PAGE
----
But the question in all this is within democratic and peaceful parameters, what do we ordinary citizens do to rid our country of such a violent man? Are praying and marching – both of which are powerful and necessary – our only options? Must we wait for the 2019 general election? Or are there other tools?
I do not know specifically what you should do in your unique world with your unique skills and passions. Only you will know that. All I do know is that we need to do more:
If you are a spiritual person, begin an inter-faith, national prayer chain that prays continually – not for 24 hours but until Jacob Zuma is removed from power. As a student, form a protest group like the anti-apartheid demonstration that occupied the steps of South Africa House in London for 1408 days in the late 1980’s. As a musician, organise a concert of all the biggest acts in our country in aid of the victims of Jacob Zuma’s regime. If you or your establishment has a South African flag, fly it at half-mast until Zuma is deposed. At the very least spread peace and tolerance in every interaction you have with your follow South Africans and do not allow racist rhetoric to win the day.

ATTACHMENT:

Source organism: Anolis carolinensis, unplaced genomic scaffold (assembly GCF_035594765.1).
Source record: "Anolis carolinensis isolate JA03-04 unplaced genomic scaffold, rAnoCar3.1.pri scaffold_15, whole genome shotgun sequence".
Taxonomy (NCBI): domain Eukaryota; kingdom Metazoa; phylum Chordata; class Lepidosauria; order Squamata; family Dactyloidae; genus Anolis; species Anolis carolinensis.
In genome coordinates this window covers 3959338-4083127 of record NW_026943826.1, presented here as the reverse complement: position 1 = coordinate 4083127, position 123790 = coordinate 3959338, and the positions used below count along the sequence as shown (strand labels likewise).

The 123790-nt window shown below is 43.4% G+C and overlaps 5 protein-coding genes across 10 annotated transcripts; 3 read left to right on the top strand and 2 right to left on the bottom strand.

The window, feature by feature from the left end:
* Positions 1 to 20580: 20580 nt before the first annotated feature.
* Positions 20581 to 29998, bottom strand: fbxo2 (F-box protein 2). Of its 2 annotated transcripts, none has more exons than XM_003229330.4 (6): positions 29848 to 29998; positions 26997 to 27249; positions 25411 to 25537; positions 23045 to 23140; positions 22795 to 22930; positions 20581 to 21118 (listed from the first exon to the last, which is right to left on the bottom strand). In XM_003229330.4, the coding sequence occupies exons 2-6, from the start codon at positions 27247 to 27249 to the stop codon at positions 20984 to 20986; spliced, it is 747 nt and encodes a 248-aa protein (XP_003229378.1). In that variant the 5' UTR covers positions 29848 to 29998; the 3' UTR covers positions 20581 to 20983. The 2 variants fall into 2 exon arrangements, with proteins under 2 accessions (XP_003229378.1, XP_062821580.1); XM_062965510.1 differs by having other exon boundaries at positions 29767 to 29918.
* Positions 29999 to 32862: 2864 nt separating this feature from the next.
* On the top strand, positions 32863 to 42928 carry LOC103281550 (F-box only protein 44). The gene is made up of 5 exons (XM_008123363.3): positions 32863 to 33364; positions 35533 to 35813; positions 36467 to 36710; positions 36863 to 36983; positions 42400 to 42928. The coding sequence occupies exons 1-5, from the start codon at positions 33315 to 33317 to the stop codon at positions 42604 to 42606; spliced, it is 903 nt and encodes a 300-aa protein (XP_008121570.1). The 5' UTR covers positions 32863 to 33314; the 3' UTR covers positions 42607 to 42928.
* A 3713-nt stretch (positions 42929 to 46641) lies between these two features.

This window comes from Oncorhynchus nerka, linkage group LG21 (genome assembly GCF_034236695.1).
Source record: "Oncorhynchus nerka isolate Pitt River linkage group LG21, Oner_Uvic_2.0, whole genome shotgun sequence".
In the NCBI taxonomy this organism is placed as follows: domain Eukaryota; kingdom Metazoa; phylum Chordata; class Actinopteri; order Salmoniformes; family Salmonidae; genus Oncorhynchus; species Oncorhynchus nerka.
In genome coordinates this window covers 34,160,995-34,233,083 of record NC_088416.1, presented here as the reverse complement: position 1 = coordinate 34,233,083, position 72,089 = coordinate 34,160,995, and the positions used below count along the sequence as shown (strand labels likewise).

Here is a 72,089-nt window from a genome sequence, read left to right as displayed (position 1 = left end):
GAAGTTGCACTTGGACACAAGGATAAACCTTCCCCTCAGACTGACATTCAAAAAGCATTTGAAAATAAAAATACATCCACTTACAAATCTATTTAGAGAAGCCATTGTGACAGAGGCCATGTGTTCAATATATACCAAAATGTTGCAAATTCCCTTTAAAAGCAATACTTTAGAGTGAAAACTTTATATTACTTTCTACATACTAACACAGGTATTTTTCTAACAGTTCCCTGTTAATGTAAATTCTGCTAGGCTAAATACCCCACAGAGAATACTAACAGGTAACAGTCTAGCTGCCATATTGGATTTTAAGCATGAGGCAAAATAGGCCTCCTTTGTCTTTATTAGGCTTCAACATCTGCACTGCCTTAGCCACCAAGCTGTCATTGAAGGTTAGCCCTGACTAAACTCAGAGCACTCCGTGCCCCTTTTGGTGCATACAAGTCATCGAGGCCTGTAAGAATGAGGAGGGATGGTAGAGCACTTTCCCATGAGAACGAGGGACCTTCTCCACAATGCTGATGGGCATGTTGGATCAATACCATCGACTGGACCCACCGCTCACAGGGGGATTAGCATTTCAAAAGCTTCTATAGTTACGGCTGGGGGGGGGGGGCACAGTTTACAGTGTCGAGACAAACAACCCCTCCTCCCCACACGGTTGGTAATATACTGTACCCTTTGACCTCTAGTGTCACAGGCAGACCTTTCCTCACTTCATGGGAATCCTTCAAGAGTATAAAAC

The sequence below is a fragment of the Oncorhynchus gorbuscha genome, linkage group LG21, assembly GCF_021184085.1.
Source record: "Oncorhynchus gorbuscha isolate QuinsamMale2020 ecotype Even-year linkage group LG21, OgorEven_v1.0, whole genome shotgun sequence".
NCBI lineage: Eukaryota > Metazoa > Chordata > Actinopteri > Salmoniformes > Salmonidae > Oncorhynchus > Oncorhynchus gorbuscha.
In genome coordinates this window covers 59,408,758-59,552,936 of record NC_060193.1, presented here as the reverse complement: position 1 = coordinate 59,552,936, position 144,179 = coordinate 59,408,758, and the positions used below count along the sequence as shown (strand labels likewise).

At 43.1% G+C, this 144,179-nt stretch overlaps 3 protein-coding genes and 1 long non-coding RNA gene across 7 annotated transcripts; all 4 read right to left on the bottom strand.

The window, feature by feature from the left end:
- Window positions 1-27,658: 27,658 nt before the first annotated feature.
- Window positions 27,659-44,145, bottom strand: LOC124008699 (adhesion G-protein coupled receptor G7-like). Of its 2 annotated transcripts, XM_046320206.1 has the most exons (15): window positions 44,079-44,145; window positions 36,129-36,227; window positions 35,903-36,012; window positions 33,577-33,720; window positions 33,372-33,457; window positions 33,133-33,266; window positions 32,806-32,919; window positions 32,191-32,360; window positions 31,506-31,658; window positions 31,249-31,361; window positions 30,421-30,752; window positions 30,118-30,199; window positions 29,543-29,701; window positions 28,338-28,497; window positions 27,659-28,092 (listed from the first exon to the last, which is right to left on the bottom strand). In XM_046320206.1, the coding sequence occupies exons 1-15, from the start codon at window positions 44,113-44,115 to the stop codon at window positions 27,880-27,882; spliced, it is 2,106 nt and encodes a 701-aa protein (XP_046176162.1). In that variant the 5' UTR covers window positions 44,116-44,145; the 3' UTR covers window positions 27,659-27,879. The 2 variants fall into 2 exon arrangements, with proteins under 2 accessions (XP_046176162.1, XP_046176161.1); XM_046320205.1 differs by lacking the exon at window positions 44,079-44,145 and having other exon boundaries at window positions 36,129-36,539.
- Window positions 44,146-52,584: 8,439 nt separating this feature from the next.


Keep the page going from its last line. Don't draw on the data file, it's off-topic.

And as for the privileged amongst us, we must actively close the gap between rich and poor that is being widened by Zuma. We must pay decent living wages and empower people with skills. We must embody the radical economic transformation that our President uses to justify his pillaging of our nation.
We cannot just march as we did last Friday and this Wednesday, as a once off. It takes years – sometimes decades – of sustained and focused national and international effort and pressure to bring down corrupt regimes and despotic leaders.
Justin Foxton is founder of The Peace Agency.
His writing is dedicated to the memory of Anene Booysens and Emmanuel Josias Sithole.